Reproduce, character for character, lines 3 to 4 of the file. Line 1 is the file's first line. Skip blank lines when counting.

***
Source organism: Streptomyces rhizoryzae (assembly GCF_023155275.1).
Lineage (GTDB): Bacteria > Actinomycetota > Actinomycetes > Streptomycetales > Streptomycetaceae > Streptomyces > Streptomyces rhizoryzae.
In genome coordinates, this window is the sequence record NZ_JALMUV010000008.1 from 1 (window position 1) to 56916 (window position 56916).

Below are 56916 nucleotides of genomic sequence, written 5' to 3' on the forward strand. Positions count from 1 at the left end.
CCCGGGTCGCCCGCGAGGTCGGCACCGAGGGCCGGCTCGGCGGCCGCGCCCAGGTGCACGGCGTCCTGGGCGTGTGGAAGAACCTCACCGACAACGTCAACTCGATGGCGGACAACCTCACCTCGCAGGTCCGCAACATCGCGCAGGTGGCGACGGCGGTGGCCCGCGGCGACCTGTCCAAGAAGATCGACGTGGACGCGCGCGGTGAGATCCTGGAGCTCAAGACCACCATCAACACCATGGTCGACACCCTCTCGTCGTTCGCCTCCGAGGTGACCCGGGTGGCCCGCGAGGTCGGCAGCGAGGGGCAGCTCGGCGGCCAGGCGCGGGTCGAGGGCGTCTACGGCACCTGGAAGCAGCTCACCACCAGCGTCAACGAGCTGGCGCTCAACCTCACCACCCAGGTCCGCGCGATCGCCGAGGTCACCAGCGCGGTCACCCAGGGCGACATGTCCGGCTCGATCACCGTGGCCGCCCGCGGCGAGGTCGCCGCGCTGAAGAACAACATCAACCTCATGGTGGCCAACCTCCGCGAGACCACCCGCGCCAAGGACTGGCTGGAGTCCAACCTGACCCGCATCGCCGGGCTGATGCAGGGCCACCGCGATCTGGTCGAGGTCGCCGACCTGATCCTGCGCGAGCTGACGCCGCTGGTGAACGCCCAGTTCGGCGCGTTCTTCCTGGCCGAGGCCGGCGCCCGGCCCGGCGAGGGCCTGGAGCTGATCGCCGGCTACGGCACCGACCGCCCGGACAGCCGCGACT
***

In genome coordinates, this window is the sequence record NZ_JALMUV010000008.1 from 1 (window position 1) to 56916 (window position 56916).

Below are 56916 nucleotides of genomic sequence, written 5' to 3' on the forward strand. Positions count from 1 at the left end.